Our colleague and dear friend, Distinguished Professor Louise Kellogg, passed away on April 15, 2019. Louise built innumerable ties among people, using her outstanding science, trans-disciplinary vision, and dedication to equity. Her family, friends and colleagues around the world are grieving her loss. Messages of sympathy and memories of Louise may be sent to firstname.lastname@example.org. If you wish to have your message included on this web page, please let us know.
Our colleague and dear friend, Distinguished Professor Emeritus Eldridge Moores, passed away on October 28th. Eldridge's vision, leadership, and compassion were the soul of this department. His family and his many friends and colleagues here at UC Davis and around the world are grieving from this untimely loss.
Nicholas Pinter | Small Towns, Big Flood Waters
Climate change and sea-level rise are bringing more water to people’s doorsteps, threatening communities from Midwestern America to Jakarta, Indonesia. Entire towns are moving to escape rising waters. But how do towns address these growing threats and still retain their sense of community? To find out, flood expert Nicholas Pinter and his team are visiting dozens of communities across the Midwest that have moved entirely off the floodplain in a concept called "managed retreat." Read the full, multimedia story of two of those towns — one in Illinois, the other in Wisconsin — at UC Davis Science & Climate, www.climatechange.ucdavis.edu.
Pinter will discuss this research and take questions on May 22 via livestream on Facebook, Twitter and YouTube during an interview with "UC Davis Live" at 10:45 a.m. PT/7:45 a.m. ET.
Pellas-Ryder Award 2019 | Simon Lock
Simon J. Lock, former UC Davis visiting graduate student (current postdoc at the California Institute of Technology), is awarded the 2019 Pellas-Ryder Award for his paper titled “The Origin of the Moon within a Terrestrial Synestia” published in the Journal of Geophysical Research Planets in 2018. The Pellas-Ryder award is awarded to an undergraduate or graduate student who is first author of the best planetary science paper published in a peer-reviewed scientific journal during the year prior to the award.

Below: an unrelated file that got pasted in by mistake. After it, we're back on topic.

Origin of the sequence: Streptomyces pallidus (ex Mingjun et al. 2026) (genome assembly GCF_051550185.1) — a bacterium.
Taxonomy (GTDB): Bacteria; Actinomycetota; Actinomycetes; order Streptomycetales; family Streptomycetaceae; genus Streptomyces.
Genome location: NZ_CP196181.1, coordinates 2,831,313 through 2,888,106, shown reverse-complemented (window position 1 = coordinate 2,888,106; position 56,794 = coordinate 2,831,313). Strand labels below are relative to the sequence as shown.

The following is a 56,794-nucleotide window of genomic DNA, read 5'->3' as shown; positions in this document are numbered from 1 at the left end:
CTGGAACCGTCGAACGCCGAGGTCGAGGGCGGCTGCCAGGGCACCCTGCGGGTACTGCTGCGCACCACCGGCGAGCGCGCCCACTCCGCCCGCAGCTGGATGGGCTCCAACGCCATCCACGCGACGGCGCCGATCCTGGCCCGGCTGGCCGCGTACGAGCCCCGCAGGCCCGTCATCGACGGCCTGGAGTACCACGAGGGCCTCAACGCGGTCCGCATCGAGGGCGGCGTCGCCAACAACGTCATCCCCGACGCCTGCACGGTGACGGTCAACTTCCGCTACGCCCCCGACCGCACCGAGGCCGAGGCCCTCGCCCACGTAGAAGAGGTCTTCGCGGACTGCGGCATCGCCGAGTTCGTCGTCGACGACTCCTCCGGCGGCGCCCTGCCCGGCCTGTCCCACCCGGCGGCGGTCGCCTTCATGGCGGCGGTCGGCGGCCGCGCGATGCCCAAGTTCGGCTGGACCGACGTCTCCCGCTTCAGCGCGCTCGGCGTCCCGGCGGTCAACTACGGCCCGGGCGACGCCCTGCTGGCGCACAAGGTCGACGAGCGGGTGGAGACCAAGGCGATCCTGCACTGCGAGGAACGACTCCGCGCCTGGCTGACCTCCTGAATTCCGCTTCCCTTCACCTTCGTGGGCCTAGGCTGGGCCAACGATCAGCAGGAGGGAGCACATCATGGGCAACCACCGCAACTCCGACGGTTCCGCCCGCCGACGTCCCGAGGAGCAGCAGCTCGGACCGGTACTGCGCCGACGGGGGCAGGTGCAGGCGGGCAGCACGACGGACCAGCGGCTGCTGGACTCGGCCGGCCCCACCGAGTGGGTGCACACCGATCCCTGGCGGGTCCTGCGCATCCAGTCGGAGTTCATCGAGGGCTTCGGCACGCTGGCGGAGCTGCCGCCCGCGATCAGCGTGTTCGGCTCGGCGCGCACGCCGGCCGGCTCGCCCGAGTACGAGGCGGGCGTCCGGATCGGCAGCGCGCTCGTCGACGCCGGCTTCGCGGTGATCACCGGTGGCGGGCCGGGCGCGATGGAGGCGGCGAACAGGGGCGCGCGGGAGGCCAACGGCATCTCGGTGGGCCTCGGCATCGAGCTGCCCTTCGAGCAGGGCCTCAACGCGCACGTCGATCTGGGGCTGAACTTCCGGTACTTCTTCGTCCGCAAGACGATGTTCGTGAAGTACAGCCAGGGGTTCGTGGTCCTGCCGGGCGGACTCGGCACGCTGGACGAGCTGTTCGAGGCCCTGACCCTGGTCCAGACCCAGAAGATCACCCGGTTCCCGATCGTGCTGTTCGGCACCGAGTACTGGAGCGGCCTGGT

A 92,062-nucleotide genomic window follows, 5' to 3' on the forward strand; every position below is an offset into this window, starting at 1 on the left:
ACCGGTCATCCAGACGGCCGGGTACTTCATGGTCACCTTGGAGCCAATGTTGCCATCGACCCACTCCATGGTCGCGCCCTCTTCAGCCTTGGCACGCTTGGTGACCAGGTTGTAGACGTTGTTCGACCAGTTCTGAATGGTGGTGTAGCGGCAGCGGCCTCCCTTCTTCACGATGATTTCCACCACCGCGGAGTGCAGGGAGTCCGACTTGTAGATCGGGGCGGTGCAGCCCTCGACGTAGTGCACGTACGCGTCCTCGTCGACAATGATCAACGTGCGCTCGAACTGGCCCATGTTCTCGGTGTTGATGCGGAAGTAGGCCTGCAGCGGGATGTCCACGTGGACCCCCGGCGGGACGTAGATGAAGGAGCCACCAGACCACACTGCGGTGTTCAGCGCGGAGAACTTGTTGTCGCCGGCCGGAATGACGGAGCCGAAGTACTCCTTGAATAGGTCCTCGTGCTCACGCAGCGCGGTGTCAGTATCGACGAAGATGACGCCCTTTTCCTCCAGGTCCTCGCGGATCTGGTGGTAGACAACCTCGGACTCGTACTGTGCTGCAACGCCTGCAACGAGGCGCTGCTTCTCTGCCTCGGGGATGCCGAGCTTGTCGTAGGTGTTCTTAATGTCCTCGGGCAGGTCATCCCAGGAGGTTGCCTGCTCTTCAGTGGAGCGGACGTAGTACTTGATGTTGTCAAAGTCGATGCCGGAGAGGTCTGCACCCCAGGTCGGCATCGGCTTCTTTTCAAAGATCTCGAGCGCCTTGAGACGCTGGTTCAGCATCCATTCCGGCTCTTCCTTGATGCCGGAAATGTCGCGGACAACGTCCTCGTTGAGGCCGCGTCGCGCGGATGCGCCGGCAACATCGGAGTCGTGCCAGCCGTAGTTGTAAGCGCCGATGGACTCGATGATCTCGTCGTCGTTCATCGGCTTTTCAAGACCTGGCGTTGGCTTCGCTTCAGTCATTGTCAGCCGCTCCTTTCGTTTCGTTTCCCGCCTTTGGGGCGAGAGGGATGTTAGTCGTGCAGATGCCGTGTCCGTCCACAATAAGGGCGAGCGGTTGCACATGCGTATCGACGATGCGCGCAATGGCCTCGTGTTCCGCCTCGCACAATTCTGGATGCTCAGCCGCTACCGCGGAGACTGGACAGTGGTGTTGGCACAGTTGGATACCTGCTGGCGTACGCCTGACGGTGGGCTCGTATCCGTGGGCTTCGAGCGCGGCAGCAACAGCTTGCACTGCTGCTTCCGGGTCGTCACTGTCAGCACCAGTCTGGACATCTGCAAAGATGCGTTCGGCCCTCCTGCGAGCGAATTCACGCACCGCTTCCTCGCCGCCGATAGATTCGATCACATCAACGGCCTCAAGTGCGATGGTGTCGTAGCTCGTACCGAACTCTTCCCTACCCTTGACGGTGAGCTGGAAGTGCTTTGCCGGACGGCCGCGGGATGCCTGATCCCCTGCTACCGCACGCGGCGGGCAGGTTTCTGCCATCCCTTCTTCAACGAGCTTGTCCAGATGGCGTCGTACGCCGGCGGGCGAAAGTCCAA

Tessa Hill | 2019 Distinguished Scholarly Public Service Award
Tessa Hill has been awarded an Academic Senate Distinguished Scholarly Public Service Award by the Davis Division of the Academic Senate for her efforts to raise awareness of the impacts of climate change.
Bill Casey | Caseyite
A new mineral has been named after Bill Casey. Caseyite is a vanadium aluminum oxyhydride.
The California Aggie | STEM Majors teach the next generation
A UC Davis program helps STEM majors become K-12 Teachers. While some UC Davis students who earn technical degrees in majors such as physics or computer science go on to become engineers and scientists, others decide to pursue careers in education. Some STEM majors decide to become K-12 teachers, and a program called CalTeach Mathematics and Science Teaching Program helps support their ambitions.
Give Day 2019 | Earth and Planetary Sciences
Thank you for your generous support to our two Give Day 2019 Geology Challenges: Summer Field Geology and Pathways to Professional Geology!
All your donations are greatly appreciated.
We would like to thank Robert and Lisa Campbell for donating their $12,500 challenge gift to Summer Field Geology - a course considered to be the most valuable in the geology curriculum. We would also like to thank Roy Shlemon for donating his challenge gift of $25000 to Pathways for Professional Geology - helping UC Davis students achieve careers as professional geologists.
NSF Graduate Research Fellowship | Veronica Vriesman
Graduate student Veronica Vriesman is a 2019 recipient of a NSF Graduate Research Fellowship. NSF's Graduate Research Fellowship Program (GRFP) recognizes and supports individuals early in their graduate training in STEM (Science, Technology, Education, and Mathematics) fields.
Following a Path to Science | A student perspective on research at UC Davis Bodega Marine Lab
Kimberly is currently at senior at UC Davis, majoring in Geology. She writes: "As a child, I loved learning about geology, meteorology, and astronomy, as they were both fascinating and easy to experience. I always knew that I wanted to go to college and study science, though it wasn’t so simple in reality."
I study the processes by which mountain belts form during continental collision and their relation to past plate motion.i am a tectonicist & structural geologist.